Health and Wellness

World Suicide Prevention Day

World Suicide Prevention Day

September 10 is World Suicide Prevention Day. A day for us to make time for a subject that may make many of us uncomfortable. We do this together, as a community, to support and acknowledge each of our experiences.

The Don Wright Faculty of Music is honoured to host the London, Ontario location of Mysterious Barricades: A Cross-Canada Concert for Suicide Awareness, Prevention and Hope on campus in von Kuster Hall. Complete details for this concert and 15 others to be performed from sunrise in St. John's, Newfoundland to sunset in Victoria, BC plus detailed background information on this important subject is available at

All concerts across Canada are free and will be livestreamed. All are welcome. We encourage the Western community to join us in person or online - including a moment of silence dedicated to those we have lost and their loved ones.

The Three C’s of Suicide Prevention

The International Association of Suicide Prevention (IASP) states that suicide prevention involves connecting, communicating, and caring.


Connect with those who are struggling or have struggled with suicide. Listen to them and help them find the support they need. Supports on campus include Student Health Services, Psychological Services, or Campus Police (911) if immediate help is needed.


Don’t be afraid to talk to someone who is at risk of suicide. Speak openly about suicide to break the stigma. Make sure to do so in a conscientious way, especially if you are part of the media.


Taking time to care for yourself and for those around you can help prevent suicide. Support those


Living Well at Western

Busting Suicide Myths

Myth: Talking about suicide or asking someone if they are suicidal will put the idea in their head.

Fact: Contrary to popular belief, talking about suicide to someone will not give them the idea. If you think someone you know is having suicidal thoughts, don’t be afraid to ask them directly!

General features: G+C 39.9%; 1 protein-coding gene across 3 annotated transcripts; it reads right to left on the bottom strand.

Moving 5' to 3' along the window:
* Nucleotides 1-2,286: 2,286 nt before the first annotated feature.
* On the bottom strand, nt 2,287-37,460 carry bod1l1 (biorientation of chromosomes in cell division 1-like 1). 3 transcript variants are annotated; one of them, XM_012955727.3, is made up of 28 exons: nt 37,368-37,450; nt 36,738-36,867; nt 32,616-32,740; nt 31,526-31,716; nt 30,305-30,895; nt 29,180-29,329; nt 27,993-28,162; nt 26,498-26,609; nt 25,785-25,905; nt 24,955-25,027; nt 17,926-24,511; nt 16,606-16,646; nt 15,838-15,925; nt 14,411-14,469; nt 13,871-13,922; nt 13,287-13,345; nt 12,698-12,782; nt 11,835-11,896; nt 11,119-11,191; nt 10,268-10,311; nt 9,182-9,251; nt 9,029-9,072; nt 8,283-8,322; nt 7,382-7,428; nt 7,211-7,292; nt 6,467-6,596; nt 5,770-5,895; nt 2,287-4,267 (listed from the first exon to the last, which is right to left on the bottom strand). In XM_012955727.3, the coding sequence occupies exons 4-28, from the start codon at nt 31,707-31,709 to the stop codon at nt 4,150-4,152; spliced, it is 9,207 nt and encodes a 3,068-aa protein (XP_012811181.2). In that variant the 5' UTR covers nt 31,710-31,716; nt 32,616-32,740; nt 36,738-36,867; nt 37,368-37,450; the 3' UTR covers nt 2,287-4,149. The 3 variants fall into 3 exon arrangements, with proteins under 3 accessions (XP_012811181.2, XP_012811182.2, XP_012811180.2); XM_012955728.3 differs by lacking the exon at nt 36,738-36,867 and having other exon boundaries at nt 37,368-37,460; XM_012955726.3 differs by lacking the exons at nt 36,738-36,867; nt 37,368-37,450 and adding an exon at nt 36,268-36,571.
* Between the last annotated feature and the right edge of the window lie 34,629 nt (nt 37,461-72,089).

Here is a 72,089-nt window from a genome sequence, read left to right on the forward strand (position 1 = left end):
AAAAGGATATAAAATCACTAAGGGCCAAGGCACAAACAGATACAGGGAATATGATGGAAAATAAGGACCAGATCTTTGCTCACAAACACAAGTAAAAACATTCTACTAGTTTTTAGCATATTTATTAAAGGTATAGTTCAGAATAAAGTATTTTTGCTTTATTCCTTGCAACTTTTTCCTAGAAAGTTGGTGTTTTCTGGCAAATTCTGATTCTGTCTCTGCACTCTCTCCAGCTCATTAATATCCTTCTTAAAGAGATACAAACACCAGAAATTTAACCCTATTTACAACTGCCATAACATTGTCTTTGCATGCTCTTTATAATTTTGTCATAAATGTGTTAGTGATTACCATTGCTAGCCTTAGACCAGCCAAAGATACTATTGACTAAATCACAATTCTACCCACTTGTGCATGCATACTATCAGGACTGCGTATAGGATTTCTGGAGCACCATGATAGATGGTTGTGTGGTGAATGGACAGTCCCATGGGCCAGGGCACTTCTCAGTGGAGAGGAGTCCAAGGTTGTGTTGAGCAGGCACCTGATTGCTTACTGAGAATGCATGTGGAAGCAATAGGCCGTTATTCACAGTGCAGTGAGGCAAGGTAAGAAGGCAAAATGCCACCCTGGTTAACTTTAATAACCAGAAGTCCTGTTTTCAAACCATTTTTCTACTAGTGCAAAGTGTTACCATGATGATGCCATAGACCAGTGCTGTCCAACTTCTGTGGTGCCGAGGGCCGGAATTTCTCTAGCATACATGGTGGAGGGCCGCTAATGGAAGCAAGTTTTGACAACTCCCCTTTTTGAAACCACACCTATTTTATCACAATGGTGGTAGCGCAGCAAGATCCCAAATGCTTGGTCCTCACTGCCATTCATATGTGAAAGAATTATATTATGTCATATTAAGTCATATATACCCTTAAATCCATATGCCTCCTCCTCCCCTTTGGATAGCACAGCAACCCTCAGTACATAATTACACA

Myth: Suicide occurs without warning signs.

Fact: There usually are warning signs to suicide.

Myth: If someone is intent on suicide, there is nothing you can do about it.

Fact: Suicide is preventable. Getting someone who is thinking of suicide immediate help from a professional can avert an attempt. Other ways that can help prevent suicide include knowing the warning signs, finding supports for those who have mental health problems, talking about suicide and mental health openly to break the stigmas surrounding both, etc.

Myth: Those who talk about or attempt suicide are just seeking attention / being manipulative.

Fact: Many people who die by suicide talk about it beforehand. Dismissing someone as being attention-seeking can be dangerous and may prevent someone from getting the help they need.

Myth: Suicide only occurs in people who have mental illness.

Fact: Not all suicides are related to mental illness. Some suicides occur out of impulse in a moment of crisis or due to a life stressor. Conversely, not everyone with a mental illness struggles with suicidal thoughts or behaviour.